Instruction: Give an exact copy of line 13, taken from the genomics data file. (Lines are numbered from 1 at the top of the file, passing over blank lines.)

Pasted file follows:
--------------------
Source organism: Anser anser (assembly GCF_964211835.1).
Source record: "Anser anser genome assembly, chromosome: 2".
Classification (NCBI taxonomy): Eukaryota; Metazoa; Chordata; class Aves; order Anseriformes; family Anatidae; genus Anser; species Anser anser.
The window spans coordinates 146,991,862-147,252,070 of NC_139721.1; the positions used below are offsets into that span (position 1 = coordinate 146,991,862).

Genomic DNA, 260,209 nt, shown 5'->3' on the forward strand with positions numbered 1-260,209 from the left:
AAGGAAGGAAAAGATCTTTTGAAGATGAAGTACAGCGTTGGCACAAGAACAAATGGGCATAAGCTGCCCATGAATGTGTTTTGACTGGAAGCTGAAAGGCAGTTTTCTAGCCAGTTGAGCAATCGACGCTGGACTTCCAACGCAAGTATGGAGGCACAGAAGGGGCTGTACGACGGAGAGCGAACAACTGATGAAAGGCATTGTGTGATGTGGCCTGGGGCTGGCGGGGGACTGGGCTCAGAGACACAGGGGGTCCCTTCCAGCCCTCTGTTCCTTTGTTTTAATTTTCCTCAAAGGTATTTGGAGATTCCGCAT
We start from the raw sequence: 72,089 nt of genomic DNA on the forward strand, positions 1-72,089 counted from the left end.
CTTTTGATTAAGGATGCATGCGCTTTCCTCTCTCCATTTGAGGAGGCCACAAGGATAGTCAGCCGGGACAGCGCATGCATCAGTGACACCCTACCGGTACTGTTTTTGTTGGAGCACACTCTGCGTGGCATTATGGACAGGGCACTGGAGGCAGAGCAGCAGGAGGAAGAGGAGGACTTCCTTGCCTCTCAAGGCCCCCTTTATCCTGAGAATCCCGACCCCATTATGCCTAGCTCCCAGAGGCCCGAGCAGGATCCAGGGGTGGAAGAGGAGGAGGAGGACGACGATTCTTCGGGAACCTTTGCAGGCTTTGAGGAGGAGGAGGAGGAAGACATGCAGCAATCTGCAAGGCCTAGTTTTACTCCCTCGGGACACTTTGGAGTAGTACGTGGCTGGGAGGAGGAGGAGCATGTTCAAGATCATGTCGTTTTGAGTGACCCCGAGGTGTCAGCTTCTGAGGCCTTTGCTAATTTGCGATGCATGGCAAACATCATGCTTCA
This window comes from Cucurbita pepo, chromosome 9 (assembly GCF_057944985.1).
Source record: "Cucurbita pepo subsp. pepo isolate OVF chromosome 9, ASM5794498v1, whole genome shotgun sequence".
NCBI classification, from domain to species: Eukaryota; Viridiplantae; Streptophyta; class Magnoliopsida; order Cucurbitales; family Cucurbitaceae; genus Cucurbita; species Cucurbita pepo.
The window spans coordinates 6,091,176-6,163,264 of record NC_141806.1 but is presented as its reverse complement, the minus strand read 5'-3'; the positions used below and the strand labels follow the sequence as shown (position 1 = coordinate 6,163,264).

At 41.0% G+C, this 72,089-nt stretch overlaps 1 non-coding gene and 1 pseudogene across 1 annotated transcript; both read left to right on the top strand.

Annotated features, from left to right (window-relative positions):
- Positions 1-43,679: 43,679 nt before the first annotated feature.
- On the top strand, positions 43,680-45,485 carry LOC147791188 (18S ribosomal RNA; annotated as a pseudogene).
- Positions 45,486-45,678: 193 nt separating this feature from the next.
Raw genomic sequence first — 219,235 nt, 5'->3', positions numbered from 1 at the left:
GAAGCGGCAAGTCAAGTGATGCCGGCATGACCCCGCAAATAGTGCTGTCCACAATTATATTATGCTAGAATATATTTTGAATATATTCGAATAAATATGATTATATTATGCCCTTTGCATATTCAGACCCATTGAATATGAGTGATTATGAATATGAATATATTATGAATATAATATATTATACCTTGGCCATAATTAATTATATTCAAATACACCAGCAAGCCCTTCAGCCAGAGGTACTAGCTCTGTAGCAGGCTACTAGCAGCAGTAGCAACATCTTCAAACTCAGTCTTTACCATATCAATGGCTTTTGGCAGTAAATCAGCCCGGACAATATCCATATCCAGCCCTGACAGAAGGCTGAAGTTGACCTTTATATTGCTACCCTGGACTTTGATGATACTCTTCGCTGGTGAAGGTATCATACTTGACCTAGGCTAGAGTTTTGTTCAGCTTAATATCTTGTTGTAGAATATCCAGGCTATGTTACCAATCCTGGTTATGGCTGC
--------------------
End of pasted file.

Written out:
At 41.0% G+C, this 72,089-nt stretch overlaps 1 non-coding gene and 1 pseudogene across 1 annotated transcript; both read left to right on the top strand.